Britain sets new conditions to Saddam; Spanish FM: U.N. vote by Friday

Published March 12th, 2003 - 02:00 GMT

Britain said on Wednesday Iraqi President Saddam Hussein must declare on television that he will give up hidden weapons of mass destruction as one of six conditions to avoid war. 


Foreign Office minister Mike O'Brien said the conditions, which Britain has said it wants to attach to a draft second resolution on Iraq, were being discussed with fellow U.N. Security Council members. 


O'Brien told reporters Saddam must declare on television that he has hidden and will now give up weapons of mass destruction. He must allow 30 scientists and their families to fly to Cyprus for discussions with U.N. weapons inspectors. 


The minister said the Iraqi government must give up its anthrax and other biological and chemical weapons and admit to having an unmanned drone aircraft which could spray chemical agents over a wide area.  


A British source said a another condition would be legislation banning Iraqi state companies from making banned weapons.  


"We are in the process of discussions with other members on the terms that we are likely to get through," O'Brien said.  


Later in the day, Prime Minister Tony Blair told parliament members "If we set out those conditions formally, backed by the UN, we have a chance of averting conflict."  


However, Blair admitted it is possible America could go to war with Iraq on its own. "Of course it's true that the US could go it alone and this country should not take military action unless it is in our interests," he said. "It's British national interests that must be upheld at all times." 


But he insisted the best course of action was for the international community to back up the clear instruction it gave to Iraqi leader Saddam Hussein. "I'm determined to hold firm the course of action we set out," he told MPs.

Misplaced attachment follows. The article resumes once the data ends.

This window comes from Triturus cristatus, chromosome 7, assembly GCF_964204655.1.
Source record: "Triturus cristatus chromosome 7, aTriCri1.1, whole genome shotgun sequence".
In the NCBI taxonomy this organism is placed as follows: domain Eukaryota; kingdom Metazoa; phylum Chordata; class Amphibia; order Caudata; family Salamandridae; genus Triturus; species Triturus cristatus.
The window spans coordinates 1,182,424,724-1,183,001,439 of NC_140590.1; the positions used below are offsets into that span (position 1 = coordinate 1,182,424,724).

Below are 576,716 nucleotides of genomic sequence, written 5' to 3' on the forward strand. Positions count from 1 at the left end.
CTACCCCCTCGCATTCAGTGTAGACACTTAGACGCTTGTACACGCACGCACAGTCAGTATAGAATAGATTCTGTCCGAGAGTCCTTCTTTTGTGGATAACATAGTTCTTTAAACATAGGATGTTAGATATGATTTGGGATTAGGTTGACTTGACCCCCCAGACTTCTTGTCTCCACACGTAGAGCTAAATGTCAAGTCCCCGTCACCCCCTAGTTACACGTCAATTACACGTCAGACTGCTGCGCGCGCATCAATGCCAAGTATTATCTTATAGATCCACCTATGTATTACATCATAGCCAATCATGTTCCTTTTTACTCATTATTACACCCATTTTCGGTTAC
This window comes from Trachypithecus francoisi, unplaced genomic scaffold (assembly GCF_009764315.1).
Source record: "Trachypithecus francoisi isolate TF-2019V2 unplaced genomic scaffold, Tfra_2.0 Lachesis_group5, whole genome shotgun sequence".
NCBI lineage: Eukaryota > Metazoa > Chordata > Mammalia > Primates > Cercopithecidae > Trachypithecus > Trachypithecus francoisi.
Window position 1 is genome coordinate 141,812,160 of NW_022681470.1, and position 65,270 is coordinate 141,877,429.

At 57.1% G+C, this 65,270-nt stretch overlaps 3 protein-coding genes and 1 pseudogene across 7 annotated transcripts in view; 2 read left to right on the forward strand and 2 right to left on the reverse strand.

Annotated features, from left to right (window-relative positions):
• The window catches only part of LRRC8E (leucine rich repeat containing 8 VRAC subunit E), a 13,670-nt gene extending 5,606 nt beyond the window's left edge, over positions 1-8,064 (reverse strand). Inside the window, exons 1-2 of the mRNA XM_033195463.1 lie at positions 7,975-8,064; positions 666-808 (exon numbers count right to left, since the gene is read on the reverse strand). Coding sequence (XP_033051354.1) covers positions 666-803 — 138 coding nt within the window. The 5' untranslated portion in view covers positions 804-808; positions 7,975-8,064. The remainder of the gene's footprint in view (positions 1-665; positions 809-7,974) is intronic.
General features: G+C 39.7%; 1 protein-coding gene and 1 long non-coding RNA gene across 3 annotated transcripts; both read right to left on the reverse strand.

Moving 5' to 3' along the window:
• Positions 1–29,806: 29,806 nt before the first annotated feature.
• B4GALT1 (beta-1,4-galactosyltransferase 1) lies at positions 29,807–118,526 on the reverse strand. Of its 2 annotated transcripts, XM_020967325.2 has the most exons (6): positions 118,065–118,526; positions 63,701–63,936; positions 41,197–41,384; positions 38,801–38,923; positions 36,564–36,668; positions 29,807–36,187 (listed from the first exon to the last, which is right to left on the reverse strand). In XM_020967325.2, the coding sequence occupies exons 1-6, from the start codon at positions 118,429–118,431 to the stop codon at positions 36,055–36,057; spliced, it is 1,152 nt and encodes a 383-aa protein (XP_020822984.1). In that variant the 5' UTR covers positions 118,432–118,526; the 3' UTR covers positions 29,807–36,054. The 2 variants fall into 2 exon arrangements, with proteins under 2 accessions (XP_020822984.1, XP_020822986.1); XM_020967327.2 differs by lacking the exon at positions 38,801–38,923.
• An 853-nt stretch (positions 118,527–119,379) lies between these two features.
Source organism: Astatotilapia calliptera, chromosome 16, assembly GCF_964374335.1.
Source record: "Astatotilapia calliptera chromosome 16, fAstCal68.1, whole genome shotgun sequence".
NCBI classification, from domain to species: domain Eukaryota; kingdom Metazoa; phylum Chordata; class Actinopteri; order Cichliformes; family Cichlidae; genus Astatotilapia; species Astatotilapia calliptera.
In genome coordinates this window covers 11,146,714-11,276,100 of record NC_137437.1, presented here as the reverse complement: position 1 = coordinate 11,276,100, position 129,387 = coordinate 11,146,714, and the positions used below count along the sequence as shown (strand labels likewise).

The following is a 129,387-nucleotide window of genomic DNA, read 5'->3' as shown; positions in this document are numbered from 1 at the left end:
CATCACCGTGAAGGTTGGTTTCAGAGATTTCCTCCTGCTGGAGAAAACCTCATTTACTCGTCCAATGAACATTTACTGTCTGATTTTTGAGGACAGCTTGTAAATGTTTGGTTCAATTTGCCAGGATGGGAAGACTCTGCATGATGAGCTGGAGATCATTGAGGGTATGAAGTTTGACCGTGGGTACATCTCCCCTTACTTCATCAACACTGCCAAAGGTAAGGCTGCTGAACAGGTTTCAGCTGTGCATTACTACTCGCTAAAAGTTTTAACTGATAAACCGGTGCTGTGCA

Diplomats told Reuters Britain is seeking to lengthen a March 17 deadline, perhaps to March 21 or March 24, and add these several specific disarmament demands for Baghdad to meet. "These are realistic, achievable conditions that Saddam Hussein can comply with tomorrow," O'Brien said. "It's very easy for him to go on television tomorrow to say 'I've hidden this stuff' and make clear his unequivocal commitment to disarm."  


Meanwhile, the U.S.-backed resolution may be withdrawn because of France's threat to veto it, the Spanish foreign minister said Wednesday. The resolution is backed by Spain.  


Foreign Minister Ana Palacio said that if there is a vote, she expects it by Friday at the latest, but there might not be one. "Clearly, not putting it to a vote is a possibility which is being considered," Palacio said.  


"We are considering it, above all in view of the already absolute and emphatic affirmation by France of a veto, because a veto is undoubtedly something which has consequences for the United Nations system," she said.  


Palacio spoke to reporters at the Spanish senate after returning from Paris and meetings with her French Foreign Minister Dominique de Villepin and other government officials, AP reported.  


A Foreign Ministry official later downplayed Palacio's remarks, saying she was talking about a hypothetical situation.  


Palacio said the resolution might be withdrawn even if it garnered the nine votes necessary for passage by the 15-member U.N. Security Council. Before her meeting in Paris, Palacio said Spain is open to changes to the resolution on Iraq, but the measure must ensure the "total disarmament" of Saddam. (

© 2003 Al Bawaba (

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